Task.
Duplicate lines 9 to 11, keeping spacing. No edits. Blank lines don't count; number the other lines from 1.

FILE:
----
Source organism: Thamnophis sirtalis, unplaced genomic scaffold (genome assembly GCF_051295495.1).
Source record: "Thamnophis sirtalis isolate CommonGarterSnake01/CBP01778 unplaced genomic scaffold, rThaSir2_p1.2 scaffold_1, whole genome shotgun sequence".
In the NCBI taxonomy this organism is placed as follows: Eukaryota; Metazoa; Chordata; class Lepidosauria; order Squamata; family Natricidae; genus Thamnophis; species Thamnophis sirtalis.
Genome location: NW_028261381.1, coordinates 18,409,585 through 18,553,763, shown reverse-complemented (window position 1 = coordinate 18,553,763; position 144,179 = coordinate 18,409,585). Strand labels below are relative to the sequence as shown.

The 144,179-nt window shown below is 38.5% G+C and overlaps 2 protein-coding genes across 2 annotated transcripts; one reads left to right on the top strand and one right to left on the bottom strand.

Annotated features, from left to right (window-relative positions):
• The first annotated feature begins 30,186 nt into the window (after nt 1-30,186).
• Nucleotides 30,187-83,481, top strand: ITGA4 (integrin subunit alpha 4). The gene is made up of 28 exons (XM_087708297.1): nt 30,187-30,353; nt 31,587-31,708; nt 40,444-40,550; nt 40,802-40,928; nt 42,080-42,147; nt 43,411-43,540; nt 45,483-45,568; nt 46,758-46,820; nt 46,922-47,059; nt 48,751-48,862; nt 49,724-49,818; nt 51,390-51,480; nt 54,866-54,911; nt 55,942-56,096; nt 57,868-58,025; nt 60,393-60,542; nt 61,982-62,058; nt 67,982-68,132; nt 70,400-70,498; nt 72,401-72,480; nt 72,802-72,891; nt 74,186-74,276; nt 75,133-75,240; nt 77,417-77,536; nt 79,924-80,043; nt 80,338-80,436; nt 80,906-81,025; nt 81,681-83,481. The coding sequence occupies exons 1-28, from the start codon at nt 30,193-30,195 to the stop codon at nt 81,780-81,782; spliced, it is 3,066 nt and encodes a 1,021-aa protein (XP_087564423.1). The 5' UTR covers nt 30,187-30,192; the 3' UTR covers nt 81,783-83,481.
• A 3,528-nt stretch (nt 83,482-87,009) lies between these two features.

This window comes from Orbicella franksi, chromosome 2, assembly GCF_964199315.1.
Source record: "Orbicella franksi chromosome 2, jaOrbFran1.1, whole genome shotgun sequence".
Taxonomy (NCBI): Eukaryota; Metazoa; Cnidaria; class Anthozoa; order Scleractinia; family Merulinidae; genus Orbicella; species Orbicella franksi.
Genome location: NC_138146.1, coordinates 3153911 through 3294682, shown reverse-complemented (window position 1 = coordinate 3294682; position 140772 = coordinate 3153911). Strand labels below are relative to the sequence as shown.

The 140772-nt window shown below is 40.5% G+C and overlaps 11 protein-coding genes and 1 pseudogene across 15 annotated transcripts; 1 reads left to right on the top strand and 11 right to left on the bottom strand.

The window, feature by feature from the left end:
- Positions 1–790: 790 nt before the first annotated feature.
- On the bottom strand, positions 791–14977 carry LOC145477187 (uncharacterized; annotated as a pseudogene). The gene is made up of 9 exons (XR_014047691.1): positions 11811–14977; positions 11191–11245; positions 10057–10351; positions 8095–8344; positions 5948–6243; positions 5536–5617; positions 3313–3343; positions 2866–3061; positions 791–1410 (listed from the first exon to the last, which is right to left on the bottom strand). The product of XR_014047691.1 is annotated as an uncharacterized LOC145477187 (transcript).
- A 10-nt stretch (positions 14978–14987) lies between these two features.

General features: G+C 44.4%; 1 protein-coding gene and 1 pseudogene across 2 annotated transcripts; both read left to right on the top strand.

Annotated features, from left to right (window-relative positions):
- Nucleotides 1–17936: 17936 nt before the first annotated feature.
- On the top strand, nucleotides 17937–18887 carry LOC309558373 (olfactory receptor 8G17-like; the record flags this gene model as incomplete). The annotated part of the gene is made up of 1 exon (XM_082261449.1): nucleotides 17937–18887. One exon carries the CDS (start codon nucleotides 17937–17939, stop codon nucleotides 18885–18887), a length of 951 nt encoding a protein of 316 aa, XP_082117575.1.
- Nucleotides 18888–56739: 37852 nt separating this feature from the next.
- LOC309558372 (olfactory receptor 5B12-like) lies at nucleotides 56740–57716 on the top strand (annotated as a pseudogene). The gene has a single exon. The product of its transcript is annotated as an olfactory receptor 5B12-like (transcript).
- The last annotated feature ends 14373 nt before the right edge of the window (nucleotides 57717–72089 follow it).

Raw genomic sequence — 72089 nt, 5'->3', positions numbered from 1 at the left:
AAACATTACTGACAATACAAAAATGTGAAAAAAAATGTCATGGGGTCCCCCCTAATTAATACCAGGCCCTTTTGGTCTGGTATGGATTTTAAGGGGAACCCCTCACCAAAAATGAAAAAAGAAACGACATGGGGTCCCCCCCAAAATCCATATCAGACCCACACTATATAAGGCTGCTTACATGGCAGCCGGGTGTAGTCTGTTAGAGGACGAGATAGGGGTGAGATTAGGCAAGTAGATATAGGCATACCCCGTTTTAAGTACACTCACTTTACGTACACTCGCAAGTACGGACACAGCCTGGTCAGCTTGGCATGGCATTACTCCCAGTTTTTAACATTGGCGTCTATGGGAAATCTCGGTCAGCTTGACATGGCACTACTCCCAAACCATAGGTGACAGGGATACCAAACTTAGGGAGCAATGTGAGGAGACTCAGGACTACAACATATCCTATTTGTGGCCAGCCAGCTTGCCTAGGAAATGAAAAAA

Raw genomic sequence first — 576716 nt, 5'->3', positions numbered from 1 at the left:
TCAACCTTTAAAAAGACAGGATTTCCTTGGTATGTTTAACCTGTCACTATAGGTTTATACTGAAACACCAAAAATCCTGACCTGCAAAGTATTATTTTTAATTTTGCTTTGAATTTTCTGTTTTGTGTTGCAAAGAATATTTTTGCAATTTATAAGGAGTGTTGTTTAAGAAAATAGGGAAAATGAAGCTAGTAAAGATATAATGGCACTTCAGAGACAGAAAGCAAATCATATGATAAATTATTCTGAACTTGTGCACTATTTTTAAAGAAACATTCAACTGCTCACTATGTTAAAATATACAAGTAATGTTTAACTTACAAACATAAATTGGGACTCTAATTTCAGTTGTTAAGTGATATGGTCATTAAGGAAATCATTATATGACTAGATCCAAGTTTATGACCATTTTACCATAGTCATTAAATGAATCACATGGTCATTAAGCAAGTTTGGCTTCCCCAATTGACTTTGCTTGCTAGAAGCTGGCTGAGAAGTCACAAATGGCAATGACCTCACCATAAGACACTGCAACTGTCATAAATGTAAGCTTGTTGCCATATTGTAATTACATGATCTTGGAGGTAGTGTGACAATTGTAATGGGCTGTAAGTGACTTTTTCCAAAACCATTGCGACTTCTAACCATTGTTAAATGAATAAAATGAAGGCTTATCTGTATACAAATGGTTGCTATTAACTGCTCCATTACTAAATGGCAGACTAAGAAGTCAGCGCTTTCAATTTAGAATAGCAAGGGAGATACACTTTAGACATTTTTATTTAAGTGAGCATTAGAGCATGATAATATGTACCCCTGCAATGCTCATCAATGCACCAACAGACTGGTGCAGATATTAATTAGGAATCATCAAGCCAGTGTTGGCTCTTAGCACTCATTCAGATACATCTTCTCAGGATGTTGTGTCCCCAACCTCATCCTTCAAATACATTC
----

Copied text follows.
• A 3,528-nt stretch (nt 83,482-87,009) lies between these two features.

This window comes from Orbicella franksi, chromosome 2, assembly GCF_964199315.1.
Source record: "Orbicella franksi chromosome 2, jaOrbFran1.1, whole genome shotgun sequence".